Swipe the tool away to display the modeling toolkit. Before selecting the Bevel tool, you will want to select the top and bottom point of a corner (short edge) which needs to be rounded. On Windows systems, click the right mouse button once or twice. On Mac, use the Shift-click (or was it Apple-click? I don't remember off the top of my head and don't have a Mac at home). Either way, you'll either get the bull's eye (target) cursor to select the points one by one if you click twice, or the lasso cursor

Throw the lasso over the desired points (click a shape around the desired area, you'll see a red rubberband outline appear click by click).

Hit RETURN when satisfied that the lasso contains the desired points to select (you can always add points with another lasso or bull's eye cursor later if you missed some).

The selected points are shown in red. The small white ball indicates the middle of all selected points (center of gravity if you prefer).

Switch to the Modeling toolkit with the Bevel tool

Click the Bevel tool and use the plus/minus keys to adjust the radius of the bevel,

or hit TAB to enter numeric values.

Hit Enter when done.

Repeat for other corners you want beveled: Select the corner's points, apply bevel,..

Once you've done the four corners and you're in idle mode again, hit RETURN for a quick rendering:

6. Bevel the top edges

Now we can go a little bit faster and repeat the bevel thing for the sharp edges at the top of the plate.

Use the Lasso cursor to select the points at the top. It helps to select a front view (numeric '2' key).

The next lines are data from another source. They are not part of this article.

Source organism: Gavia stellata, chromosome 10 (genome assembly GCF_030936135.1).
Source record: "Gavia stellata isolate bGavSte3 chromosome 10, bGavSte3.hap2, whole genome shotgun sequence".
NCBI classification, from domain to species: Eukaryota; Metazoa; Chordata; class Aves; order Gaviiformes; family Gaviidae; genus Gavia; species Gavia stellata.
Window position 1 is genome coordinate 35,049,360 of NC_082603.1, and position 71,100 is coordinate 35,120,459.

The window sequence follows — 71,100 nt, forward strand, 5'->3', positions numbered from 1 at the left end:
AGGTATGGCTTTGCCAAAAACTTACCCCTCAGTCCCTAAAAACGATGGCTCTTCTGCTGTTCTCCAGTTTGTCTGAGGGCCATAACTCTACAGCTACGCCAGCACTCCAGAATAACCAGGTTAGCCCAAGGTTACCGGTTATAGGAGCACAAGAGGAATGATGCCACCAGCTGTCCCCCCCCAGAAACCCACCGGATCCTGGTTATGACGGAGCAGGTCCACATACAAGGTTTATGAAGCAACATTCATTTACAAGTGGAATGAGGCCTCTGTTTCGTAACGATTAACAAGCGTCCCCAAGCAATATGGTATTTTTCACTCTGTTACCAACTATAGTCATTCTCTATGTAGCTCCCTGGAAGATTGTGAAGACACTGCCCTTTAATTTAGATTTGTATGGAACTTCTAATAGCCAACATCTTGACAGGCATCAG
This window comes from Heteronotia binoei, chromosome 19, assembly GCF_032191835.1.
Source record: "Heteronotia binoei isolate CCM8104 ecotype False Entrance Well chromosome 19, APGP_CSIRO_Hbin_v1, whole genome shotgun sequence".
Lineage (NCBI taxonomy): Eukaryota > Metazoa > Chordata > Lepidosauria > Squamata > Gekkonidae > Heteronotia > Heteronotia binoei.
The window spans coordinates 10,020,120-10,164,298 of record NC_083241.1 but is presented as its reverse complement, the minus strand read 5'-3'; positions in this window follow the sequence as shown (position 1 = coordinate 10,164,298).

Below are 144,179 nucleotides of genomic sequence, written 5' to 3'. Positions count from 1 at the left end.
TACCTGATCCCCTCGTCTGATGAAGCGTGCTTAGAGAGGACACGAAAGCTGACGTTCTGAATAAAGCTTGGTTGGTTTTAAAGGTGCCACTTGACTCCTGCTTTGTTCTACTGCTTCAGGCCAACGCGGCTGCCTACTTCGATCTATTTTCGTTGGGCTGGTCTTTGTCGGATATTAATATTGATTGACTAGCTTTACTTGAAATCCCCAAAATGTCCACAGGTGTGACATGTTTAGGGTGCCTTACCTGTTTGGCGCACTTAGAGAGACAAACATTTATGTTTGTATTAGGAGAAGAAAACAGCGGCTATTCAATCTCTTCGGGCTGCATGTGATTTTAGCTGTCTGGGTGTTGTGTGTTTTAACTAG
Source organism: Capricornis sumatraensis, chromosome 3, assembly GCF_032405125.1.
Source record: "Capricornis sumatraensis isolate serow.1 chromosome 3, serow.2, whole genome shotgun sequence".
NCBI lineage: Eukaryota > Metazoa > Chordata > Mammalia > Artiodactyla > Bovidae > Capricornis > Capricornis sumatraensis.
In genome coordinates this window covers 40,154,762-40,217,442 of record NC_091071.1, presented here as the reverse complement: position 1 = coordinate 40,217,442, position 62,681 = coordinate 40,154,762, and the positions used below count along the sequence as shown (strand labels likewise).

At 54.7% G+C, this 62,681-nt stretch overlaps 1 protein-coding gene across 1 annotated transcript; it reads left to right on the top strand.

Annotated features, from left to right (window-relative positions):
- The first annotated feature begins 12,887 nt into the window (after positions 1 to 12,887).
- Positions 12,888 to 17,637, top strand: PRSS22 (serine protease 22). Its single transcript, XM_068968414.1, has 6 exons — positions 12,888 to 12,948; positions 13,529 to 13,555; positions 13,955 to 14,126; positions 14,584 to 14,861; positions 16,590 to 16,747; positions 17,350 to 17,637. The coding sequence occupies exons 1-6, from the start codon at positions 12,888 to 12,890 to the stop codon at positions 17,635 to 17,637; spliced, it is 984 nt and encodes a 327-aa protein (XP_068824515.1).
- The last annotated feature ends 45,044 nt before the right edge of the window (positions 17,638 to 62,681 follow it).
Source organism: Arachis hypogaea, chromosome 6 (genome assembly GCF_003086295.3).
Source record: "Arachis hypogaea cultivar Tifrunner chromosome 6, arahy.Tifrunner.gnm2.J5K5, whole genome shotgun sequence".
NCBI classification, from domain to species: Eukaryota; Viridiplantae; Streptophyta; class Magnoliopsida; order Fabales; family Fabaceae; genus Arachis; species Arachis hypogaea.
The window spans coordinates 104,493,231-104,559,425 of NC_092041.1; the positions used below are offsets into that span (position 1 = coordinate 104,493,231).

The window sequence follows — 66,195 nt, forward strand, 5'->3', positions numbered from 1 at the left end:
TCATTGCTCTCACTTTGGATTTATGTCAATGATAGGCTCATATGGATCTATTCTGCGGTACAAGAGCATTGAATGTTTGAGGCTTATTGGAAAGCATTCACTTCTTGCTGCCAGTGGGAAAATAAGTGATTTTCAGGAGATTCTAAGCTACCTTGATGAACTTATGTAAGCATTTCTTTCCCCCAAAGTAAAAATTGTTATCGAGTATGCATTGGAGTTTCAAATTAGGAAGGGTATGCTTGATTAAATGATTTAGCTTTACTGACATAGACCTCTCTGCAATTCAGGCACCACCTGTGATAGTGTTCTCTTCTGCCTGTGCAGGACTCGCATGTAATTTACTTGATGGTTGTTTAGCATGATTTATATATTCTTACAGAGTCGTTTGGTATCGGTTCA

Apply the bevel tool to that selection, as before, and use the numeric entry mode (TAB key) to specify a small radius.

Hit ENTER when done and again to render it. Now the plate looks much better.

Notice the specular highlight now on the rounded rim?
 

7. Extract a Curve for the Pilars

One of the most powerful tools in Amapi 3D is the ability to create a curve from existing points of other curves, surfaces and columes, even from center of gravity points (that little white ball on the current object) and on mid-points of line segments!)

Zoom in on a rounded corner (using the numeric '1' key to show a zoom box you can size and position on the desired area).

You might be tempted to use the DRAW tool again and explicitly draw a curve (polyline) that lies on the existing points at the bottom of the rounded corner. We'd have to hold the SHIFT key down as we click the various points to make sure the new curve snaps to points on the existing cornerline.

But why bother? The points are already there, let's use the Extract Curve tool, click the right mouse button to select the target (bull's eye) cursor, and click the points directly (no need to SHIFT).

Here's one way to get this done: Select the lasso cursor, through it over the desired points:

You will have select a subset of the points (it's not a curve quite yet, just a selection of points).

Then select the CURVE EXTRACT tool   and throw its lasso over the selected points. You automatically get a curve going through these points.

Another method (mode meticulous and visually appealing?)is  to go straight to the CURVE EXTRACT tool and not stay with the lasso cursor but click the right mouse button again to switch to the bull's eye and select the points one by one to draw a curve through them:


 

Once you have selected the points, hit RETURN to complete the tool. The block  is no longer the current object. You see the white ball at the center of gravity of the new curve.

8. Offset the curve

We now need to have another curve that goes along this one, but is 'outside' of that circular arc. We can use the Thickness tool and in particular the 'offset' mode of it:


 

Use the plus (+) key to increase the offset. Or hit TAB to enter a numeric value for it.